A new campaign has been launched by the transit authority to reduce instances of sex crimes on D.C. subways.
Washington D.C. sex crimes attorneys don't deny that instances of sexual harassment and abuse sometimes occur on the Metro.
However, statistics may be overinflated, and these cases are difficult to prove. Just brushing up against someone - easy enough to happen innocently on a packed train - can result in allegations of a sex crime. But there are a lot of elements that need to be in place in order for prosecutors to secure a conviction. Having an experienced defense attorney on your side to analyze all the unique circumstance of your case is your best hope of avoiding a lengthy prison sentence, as well as the stigma that follows someone who has been accused of a sex crime.
The campaign, on which the Metro partnered with the advocacy group Collective Action for Safe Spaces, will be formally launched April 2. It informs riders "It's not Ok," meaning verbal sexual harassment or groping. An e-mail and website have even been established in order for alleged victims to report allegations. And despite the fact that the campaign isn't even formally underway yet, there are already four complaints that have been logged and that are under investigation by Transit police, according to MyFoxDC.Two of those complaints are for verbal sexual harassment, one is for simple assault and the fourth is for indecent exposure.
A similar public awareness campaign was launched in Boston in 2008. Since then, the Boston transit authority reported an alarming 32 percent increase in the number of complaints and a 40 percent increase in the number of arrests for battery and indecent assault.
Organizers of the campaign say that's proof that the campaign works. However, what's not being considered is whether some of these cases go too far. Last year, the Metro reported 84 cases of harassment or sexual assault. What they don't tally at this point is verbal harassment, though they are now going to start.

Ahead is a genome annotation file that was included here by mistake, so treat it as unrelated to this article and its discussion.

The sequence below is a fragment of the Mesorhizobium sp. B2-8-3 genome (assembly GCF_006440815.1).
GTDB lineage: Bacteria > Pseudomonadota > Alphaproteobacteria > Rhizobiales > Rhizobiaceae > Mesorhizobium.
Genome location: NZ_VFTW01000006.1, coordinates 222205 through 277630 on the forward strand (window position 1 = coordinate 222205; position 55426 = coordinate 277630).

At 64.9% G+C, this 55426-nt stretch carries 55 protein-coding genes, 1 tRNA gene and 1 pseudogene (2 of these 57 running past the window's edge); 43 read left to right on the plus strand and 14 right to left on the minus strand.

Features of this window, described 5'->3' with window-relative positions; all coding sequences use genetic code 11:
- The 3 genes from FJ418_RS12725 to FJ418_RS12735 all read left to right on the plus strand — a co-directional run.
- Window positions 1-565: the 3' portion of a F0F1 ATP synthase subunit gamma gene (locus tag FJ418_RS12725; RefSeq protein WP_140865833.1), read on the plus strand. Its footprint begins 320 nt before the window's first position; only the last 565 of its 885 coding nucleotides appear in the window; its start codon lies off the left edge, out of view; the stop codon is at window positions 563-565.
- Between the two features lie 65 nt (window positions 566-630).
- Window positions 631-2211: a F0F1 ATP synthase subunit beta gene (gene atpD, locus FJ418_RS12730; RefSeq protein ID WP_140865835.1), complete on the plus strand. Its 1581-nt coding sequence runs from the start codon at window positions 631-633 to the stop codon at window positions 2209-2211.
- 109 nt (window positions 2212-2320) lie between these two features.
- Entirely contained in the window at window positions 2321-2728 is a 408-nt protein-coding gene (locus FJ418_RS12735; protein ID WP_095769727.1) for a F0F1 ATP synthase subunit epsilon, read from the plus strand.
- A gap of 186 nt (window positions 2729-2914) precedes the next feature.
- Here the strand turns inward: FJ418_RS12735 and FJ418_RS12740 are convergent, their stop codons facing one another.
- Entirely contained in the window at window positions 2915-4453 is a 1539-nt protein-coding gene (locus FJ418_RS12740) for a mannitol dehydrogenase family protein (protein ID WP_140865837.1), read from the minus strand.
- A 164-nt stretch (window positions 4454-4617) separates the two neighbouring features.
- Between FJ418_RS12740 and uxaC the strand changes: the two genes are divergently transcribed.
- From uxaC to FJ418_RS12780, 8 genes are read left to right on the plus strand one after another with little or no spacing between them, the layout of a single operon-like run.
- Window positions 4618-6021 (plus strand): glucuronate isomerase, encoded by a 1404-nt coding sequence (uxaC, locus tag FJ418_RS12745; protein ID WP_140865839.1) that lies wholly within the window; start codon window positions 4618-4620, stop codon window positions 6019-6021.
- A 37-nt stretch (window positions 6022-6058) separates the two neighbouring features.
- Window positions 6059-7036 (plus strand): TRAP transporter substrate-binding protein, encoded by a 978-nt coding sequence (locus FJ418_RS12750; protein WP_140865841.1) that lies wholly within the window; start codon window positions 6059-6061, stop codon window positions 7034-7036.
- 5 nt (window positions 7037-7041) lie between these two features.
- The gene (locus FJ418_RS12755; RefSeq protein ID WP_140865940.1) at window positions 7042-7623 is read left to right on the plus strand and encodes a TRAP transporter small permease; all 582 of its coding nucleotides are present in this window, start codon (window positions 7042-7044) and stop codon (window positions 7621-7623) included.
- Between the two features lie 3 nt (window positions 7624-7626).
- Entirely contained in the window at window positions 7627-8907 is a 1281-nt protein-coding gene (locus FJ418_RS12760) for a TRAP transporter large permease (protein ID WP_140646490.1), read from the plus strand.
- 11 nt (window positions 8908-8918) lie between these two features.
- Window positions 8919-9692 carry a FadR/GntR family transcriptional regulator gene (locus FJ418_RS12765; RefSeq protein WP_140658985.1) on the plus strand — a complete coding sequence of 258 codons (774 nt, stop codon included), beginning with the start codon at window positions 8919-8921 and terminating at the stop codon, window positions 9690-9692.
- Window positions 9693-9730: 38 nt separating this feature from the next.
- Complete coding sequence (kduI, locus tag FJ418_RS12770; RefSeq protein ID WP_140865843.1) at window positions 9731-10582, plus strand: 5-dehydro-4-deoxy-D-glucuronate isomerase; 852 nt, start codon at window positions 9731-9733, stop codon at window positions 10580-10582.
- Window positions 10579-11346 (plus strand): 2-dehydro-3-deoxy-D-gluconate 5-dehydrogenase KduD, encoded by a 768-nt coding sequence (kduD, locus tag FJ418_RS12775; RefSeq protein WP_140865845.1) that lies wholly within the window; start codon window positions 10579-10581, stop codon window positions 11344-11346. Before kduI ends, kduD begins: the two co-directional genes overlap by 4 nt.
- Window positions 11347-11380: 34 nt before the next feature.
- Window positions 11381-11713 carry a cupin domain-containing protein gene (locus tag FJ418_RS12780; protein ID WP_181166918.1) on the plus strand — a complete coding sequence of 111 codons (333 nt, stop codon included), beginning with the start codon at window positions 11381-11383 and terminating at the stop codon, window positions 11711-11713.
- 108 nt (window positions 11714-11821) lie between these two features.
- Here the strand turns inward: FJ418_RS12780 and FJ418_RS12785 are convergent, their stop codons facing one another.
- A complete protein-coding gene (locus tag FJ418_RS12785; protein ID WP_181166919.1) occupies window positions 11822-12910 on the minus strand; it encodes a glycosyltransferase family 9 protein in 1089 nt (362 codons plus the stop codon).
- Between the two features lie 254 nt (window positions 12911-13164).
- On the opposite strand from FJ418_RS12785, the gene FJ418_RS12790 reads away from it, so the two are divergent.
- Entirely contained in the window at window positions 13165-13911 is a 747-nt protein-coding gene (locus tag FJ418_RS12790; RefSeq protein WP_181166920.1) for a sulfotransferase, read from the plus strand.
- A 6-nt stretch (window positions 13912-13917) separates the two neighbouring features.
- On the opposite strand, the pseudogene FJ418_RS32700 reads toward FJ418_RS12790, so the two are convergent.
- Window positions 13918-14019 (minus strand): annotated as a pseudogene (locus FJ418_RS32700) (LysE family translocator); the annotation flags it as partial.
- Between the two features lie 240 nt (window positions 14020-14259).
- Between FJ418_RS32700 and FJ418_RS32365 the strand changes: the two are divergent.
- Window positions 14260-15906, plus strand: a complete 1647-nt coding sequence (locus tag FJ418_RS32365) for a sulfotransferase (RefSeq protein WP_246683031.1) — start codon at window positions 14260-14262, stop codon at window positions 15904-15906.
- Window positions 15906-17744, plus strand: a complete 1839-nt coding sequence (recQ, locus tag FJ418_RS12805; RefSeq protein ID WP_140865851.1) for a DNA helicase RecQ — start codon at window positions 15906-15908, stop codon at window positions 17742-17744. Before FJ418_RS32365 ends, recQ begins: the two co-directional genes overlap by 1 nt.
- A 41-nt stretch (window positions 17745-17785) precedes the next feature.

The danger here is that you could face prosecution for complimenting someone, if that compliment makes someone uncomfortable. As one advocate of the program put it, it is "unacceptable to make comments that are unacceptable to other people with regard to sexual comments."
But who is to say what exactly crosses the line? A compliment is a suggestive thing. What could be considered welcome to one person might not be to another. Does that make the action criminal?
Certainly, unwanted sexual touching is considered a crime (usually, a misdemeanor sexual abuse under D.C. Criminal Code 22-3006), but what if the touching was unintentional or misinterpreted? If there are no other witnesses, it becomes your word against someone else's. That's where having a skilled defense attorney is going to become crucial.
Penalties for misdemeanor sexual abuse - in which the state must prove the person engaged in sexual contact with a person when they knew or should have known they did not have permission to do so - could result in a maximum fine of $1,000 and 180 days in jail.